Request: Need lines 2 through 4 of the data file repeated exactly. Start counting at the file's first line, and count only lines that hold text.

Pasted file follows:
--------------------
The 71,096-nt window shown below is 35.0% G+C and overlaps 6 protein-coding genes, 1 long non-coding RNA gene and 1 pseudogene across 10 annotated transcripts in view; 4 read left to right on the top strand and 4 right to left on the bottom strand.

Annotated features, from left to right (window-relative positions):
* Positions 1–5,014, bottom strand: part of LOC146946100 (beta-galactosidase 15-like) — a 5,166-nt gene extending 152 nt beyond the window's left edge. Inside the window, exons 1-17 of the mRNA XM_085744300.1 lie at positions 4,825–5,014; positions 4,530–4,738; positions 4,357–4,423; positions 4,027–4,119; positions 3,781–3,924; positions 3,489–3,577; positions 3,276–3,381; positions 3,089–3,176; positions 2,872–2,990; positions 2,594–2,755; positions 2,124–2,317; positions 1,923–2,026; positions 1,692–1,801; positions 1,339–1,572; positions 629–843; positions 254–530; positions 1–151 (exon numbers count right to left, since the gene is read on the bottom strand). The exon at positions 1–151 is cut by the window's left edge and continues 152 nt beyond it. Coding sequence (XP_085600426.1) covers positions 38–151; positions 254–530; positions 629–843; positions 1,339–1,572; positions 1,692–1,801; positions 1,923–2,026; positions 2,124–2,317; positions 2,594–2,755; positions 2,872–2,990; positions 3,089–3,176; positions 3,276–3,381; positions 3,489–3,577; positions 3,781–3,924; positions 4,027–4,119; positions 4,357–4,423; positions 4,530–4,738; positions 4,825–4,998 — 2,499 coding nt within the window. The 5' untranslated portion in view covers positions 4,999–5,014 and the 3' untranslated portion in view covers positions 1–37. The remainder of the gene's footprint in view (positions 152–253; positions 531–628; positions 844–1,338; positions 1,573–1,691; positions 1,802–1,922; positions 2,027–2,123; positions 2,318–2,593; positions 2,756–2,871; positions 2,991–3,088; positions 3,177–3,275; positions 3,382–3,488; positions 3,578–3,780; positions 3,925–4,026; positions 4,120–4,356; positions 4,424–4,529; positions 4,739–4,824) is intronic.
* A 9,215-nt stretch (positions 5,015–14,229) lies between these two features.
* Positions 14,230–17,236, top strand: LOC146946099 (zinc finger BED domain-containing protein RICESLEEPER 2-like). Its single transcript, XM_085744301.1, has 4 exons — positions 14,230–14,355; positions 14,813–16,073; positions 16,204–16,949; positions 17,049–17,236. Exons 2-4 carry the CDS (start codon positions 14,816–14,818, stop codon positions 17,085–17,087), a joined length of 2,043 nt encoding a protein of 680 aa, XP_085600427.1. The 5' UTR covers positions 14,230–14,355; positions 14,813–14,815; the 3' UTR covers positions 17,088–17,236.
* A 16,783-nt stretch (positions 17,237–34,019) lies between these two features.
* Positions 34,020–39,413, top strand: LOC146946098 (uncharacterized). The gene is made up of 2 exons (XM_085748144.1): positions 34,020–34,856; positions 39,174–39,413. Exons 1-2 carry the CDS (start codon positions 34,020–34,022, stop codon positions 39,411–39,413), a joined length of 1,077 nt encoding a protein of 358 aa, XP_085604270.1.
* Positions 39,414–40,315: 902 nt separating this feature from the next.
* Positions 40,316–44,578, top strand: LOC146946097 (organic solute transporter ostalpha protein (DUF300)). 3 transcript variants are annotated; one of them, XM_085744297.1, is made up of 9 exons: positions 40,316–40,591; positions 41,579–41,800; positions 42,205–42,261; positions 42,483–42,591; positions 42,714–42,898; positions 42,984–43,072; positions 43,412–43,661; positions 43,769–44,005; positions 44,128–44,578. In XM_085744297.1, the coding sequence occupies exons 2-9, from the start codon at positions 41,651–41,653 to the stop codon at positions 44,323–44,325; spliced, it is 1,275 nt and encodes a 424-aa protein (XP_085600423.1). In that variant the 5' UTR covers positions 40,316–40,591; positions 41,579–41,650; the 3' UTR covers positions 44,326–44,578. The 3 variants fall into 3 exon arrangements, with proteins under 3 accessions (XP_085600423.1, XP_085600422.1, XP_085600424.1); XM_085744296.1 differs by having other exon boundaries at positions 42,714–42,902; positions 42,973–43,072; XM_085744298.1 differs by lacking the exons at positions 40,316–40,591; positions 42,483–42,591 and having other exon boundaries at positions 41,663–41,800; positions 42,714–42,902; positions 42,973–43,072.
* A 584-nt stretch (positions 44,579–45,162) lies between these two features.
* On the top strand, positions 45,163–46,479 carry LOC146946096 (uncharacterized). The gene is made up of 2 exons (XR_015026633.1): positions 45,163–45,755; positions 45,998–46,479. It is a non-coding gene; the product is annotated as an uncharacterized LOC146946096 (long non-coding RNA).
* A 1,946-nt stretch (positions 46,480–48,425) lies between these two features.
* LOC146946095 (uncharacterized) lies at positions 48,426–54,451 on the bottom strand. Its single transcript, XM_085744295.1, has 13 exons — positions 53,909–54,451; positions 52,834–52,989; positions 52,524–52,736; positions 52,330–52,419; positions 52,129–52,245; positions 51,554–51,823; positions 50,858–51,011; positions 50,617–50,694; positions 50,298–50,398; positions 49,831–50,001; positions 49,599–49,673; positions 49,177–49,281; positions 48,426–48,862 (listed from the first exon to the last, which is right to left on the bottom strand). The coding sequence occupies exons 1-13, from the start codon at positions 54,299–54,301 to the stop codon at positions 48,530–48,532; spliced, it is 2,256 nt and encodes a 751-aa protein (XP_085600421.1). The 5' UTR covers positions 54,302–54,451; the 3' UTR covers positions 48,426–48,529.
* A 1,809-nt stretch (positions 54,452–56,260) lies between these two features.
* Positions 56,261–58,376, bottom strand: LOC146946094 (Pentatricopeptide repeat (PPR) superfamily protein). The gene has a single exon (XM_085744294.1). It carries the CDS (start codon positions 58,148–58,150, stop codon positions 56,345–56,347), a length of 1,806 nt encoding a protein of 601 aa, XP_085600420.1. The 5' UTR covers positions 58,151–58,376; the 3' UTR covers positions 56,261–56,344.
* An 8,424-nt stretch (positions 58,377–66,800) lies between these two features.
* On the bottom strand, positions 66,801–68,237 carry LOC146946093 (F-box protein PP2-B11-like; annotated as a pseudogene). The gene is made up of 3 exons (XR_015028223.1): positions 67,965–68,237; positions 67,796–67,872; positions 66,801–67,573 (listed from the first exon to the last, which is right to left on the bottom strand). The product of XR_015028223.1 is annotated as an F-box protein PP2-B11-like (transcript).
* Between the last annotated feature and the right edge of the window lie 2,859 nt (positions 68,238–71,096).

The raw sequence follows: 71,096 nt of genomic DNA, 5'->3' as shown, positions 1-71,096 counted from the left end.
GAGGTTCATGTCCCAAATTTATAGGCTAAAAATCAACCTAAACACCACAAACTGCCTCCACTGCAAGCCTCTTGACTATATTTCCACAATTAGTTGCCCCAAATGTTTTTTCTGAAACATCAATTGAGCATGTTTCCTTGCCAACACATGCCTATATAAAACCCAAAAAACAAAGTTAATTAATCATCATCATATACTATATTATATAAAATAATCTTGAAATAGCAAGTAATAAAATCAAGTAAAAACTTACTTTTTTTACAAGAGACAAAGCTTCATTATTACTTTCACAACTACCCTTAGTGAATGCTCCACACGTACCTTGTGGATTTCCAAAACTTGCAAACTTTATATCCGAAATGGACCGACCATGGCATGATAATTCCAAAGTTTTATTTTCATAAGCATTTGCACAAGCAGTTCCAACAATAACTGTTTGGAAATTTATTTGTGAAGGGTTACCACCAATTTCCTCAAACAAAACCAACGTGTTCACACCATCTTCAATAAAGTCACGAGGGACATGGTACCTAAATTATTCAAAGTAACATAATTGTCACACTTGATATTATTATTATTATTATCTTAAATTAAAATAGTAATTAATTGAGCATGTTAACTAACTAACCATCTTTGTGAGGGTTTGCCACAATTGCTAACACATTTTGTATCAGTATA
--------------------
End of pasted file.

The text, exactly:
Annotated features, from left to right (window-relative positions):
* Positions 1–5,014, bottom strand: part of LOC146946100 (beta-galactosidase 15-like) — a 5,166-nt gene extending 152 nt beyond the window's left edge. Inside the window, exons 1-17 of the mRNA XM_085744300.1 lie at positions 4,825–5,014; positions 4,530–4,738; positions 4,357–4,423; positions 4,027–4,119; positions 3,781–3,924; positions 3,489–3,577; positions 3,276–3,381; positions 3,089–3,176; positions 2,872–2,990; positions 2,594–2,755; positions 2,124–2,317; positions 1,923–2,026; positions 1,692–1,801; positions 1,339–1,572; positions 629–843; positions 254–530; positions 1–151 (exon numbers count right to left, since the gene is read on the bottom strand). The exon at positions 1–151 is cut by the window's left edge and continues 152 nt beyond it. Coding sequence (XP_085600426.1) covers positions 38–151; positions 254–530; positions 629–843; positions 1,339–1,572; positions 1,692–1,801; positions 1,923–2,026; positions 2,124–2,317; positions 2,594–2,755; positions 2,872–2,990; positions 3,089–3,176; positions 3,276–3,381; positions 3,489–3,577; positions 3,781–3,924; positions 4,027–4,119; positions 4,357–4,423; positions 4,530–4,738; positions 4,825–4,998 — 2,499 coding nt within the window. The 5' untranslated portion in view covers positions 4,999–5,014 and the 3' untranslated portion in view covers positions 1–37. The remainder of the gene's footprint in view (positions 152–253; positions 531–628; positions 844–1,338; positions 1,573–1,691; positions 1,802–1,922; positions 2,027–2,123; positions 2,318–2,593; positions 2,756–2,871; positions 2,991–3,088; positions 3,177–3,275; positions 3,382–3,488; positions 3,578–3,780; positions 3,925–4,026; positions 4,120–4,356; positions 4,424–4,529; positions 4,739–4,824) is intronic.
* A 9,215-nt stretch (positions 5,015–14,229) lies between these two features.